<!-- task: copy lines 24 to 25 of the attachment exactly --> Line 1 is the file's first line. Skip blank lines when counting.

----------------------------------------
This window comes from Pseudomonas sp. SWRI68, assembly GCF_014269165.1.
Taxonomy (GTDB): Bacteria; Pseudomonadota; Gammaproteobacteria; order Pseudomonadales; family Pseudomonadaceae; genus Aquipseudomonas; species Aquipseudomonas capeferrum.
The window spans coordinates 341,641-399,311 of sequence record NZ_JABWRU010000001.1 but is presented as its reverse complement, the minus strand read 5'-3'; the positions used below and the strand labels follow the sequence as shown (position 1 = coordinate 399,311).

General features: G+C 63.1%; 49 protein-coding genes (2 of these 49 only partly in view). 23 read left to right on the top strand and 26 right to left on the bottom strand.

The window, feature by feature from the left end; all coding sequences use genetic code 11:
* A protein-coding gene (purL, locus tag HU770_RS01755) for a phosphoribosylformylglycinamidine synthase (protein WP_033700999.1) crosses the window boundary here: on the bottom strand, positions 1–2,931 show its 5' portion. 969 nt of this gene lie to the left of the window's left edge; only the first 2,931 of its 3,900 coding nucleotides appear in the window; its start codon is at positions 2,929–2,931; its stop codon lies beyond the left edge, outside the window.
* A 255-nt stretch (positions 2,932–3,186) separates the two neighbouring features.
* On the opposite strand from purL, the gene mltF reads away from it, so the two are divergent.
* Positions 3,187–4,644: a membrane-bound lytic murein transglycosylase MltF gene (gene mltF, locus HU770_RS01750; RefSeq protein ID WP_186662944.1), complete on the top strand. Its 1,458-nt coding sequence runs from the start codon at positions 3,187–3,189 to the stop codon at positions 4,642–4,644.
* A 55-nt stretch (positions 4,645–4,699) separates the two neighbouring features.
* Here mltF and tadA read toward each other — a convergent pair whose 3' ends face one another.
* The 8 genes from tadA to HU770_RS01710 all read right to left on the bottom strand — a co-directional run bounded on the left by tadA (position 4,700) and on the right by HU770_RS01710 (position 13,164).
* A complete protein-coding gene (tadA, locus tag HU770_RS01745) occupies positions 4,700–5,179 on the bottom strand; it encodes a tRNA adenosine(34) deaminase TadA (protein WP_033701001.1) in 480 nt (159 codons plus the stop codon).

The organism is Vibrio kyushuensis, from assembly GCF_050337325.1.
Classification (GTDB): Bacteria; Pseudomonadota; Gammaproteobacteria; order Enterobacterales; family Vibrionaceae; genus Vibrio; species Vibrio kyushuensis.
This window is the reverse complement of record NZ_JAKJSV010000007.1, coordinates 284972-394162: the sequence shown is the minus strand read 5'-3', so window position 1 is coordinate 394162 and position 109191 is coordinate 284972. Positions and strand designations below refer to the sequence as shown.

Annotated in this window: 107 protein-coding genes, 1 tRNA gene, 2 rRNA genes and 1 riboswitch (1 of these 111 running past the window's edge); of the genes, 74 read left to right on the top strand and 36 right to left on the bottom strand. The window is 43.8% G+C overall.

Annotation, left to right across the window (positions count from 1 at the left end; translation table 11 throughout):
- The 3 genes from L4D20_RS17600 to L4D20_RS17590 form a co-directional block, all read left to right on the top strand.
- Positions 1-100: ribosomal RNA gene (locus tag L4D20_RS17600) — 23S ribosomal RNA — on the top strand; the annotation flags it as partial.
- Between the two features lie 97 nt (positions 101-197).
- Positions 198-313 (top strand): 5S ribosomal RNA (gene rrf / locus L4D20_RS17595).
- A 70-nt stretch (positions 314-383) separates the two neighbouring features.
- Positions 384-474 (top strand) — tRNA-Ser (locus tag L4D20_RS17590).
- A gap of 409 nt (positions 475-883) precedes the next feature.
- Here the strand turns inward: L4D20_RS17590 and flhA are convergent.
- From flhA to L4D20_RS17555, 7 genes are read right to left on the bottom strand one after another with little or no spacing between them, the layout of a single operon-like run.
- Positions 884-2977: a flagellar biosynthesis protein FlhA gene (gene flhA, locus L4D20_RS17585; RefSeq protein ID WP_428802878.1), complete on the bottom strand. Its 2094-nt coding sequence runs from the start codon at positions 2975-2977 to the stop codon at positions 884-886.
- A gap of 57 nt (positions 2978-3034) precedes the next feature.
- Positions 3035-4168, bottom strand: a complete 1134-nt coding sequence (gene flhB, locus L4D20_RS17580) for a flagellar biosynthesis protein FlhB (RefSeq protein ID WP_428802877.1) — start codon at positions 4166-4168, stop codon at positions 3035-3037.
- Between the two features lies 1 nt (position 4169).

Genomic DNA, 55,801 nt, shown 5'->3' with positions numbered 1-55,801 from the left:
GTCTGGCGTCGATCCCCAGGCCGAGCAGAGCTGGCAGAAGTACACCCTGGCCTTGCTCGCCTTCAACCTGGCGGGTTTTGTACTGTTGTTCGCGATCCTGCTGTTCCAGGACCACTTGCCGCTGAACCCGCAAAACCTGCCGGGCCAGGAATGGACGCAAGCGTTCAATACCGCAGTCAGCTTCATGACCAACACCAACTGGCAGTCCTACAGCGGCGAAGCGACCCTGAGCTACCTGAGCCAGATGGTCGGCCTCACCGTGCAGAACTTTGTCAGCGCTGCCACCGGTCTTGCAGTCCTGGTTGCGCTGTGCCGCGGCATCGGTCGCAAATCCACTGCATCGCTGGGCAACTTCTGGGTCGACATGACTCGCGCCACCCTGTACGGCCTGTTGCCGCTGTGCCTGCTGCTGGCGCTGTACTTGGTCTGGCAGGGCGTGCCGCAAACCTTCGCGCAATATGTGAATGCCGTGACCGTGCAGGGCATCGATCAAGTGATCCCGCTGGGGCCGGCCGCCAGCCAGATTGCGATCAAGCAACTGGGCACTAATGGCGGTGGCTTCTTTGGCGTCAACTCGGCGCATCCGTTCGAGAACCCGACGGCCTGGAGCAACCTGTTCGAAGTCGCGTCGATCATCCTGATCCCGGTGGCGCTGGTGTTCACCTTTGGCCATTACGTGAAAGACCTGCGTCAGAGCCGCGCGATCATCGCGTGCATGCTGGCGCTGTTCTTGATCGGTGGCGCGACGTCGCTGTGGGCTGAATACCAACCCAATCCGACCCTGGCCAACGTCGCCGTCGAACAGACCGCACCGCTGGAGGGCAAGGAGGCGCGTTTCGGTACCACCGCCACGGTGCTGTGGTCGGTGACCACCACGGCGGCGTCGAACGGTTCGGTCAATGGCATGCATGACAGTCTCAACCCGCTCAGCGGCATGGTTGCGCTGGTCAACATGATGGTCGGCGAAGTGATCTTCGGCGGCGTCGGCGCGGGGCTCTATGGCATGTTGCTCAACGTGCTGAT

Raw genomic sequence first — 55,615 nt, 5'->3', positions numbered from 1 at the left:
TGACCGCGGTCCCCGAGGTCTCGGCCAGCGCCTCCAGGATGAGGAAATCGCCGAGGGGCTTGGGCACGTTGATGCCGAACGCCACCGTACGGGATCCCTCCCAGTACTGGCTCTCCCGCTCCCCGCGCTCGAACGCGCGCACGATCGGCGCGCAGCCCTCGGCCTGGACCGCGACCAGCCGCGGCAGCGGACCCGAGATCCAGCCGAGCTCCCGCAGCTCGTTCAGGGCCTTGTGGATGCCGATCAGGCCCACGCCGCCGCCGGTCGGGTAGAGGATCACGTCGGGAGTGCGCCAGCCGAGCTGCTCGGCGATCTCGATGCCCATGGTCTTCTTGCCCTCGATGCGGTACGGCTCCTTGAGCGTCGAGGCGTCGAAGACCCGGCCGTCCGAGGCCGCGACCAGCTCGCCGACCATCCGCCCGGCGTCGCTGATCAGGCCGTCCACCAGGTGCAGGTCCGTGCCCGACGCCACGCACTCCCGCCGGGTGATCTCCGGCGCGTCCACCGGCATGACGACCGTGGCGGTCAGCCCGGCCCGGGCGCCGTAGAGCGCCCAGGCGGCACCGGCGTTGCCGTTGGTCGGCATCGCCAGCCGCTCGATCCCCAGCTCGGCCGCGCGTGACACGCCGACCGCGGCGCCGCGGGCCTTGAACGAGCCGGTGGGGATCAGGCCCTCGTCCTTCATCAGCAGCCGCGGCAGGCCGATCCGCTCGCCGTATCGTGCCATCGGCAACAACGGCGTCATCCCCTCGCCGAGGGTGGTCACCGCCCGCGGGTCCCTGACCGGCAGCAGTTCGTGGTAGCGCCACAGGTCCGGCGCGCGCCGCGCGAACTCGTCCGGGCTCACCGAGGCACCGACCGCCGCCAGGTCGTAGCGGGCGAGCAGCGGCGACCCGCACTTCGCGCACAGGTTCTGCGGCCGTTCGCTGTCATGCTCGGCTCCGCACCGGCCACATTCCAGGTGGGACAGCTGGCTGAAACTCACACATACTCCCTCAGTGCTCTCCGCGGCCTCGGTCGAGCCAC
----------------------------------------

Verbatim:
- Positions 384-474 (top strand) — tRNA-Ser (locus tag L4D20_RS17590).
- A gap of 409 nt (positions 475-883) precedes the next feature.